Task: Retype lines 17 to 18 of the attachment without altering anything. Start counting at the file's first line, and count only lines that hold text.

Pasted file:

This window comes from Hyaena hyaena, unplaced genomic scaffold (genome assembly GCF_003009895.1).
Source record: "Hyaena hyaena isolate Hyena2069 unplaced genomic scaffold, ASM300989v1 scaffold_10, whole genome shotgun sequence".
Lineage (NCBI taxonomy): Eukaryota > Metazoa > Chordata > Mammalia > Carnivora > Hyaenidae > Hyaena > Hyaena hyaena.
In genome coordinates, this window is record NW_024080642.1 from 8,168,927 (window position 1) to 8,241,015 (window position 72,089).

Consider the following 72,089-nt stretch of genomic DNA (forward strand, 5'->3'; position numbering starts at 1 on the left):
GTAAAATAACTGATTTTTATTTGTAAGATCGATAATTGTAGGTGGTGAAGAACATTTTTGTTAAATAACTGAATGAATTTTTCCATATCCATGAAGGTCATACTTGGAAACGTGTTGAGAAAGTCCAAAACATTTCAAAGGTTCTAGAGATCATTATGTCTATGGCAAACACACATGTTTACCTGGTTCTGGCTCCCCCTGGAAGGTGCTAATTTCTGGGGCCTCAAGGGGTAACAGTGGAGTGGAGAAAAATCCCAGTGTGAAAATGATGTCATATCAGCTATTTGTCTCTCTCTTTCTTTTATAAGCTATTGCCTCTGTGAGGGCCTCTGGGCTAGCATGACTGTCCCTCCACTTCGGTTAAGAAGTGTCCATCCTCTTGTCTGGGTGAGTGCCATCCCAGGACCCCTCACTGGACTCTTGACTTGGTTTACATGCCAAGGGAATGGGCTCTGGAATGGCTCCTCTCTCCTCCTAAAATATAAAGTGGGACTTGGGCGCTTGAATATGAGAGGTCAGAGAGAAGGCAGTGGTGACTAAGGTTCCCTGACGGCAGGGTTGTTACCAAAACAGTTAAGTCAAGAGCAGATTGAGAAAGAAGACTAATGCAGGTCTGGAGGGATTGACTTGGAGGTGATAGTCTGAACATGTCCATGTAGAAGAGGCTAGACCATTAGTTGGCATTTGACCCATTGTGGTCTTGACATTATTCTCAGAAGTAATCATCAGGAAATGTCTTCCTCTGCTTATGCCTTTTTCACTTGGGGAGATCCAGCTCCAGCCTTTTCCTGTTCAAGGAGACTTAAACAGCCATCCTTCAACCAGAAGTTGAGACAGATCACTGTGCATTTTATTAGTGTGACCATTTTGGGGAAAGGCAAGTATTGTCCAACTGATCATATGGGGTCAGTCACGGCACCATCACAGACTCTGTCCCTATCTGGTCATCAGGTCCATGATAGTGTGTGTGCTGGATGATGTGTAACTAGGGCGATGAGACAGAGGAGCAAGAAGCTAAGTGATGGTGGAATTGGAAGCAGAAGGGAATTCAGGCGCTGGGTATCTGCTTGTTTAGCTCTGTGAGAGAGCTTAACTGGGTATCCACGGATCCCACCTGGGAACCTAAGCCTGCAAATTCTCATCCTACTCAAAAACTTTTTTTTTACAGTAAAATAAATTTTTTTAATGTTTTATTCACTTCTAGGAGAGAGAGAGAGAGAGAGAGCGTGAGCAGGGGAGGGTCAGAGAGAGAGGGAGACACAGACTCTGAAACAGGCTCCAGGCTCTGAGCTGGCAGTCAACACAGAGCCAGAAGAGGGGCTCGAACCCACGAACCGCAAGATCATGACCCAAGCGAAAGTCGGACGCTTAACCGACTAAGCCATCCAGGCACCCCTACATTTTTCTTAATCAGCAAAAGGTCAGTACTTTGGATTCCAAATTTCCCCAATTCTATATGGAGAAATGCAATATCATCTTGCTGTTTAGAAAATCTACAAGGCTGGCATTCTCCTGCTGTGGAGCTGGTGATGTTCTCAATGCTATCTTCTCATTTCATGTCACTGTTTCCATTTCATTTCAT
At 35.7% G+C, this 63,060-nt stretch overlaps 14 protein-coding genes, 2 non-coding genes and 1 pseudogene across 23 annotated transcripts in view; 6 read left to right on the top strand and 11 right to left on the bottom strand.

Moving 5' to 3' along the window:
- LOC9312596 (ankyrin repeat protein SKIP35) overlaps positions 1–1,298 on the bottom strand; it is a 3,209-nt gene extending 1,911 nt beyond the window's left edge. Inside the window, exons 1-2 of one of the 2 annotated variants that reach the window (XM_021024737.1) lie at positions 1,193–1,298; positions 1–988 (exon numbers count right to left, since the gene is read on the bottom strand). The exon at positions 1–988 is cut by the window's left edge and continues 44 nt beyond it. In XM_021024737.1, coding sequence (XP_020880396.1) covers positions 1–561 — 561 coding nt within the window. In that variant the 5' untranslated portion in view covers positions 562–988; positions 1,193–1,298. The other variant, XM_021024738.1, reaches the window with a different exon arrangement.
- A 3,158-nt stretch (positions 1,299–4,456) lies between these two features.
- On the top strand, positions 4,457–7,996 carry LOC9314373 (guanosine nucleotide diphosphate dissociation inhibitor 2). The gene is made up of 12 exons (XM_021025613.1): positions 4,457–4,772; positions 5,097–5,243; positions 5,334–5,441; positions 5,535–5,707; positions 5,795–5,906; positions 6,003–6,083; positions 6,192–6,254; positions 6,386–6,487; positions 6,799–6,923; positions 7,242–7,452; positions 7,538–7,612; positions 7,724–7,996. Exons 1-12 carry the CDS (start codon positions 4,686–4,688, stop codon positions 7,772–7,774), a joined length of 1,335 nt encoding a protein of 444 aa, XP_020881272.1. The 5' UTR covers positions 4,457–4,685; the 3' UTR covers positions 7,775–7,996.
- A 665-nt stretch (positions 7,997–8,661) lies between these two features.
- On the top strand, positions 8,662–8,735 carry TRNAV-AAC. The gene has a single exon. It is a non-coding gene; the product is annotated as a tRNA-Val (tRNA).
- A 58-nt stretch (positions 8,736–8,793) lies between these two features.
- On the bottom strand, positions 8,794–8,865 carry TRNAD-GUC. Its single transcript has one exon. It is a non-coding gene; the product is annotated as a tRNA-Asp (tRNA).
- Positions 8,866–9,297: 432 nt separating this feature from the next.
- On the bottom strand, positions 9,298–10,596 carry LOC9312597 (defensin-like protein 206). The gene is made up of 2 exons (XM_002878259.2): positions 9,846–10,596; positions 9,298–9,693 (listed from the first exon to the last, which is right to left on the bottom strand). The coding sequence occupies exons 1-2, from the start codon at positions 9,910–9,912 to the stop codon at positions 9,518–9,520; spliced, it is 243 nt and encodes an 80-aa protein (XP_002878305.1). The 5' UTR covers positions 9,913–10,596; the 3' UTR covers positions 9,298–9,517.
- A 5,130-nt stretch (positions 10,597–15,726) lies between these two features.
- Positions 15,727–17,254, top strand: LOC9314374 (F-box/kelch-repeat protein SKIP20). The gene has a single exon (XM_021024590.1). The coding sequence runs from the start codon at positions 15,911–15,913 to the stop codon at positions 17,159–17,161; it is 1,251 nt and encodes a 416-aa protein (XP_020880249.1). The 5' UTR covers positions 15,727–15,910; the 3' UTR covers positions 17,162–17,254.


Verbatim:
- On the bottom strand, positions 9,298–10,596 carry LOC9312597 (defensin-like protein 206). The gene is made up of 2 exons (XM_002878259.2): positions 9,846–10,596; positions 9,298–9,693 (listed from the first exon to the last, which is right to left on the bottom strand). The coding sequence occupies exons 1-2, from the start codon at positions 9,910–9,912 to the stop codon at positions 9,518–9,520; spliced, it is 243 nt and encodes an 80-aa protein (XP_002878305.1). The 5' UTR covers positions 9,913–10,596; the 3' UTR covers positions 9,298–9,517.
- A 5,130-nt stretch (positions 10,597–15,726) lies between these two features.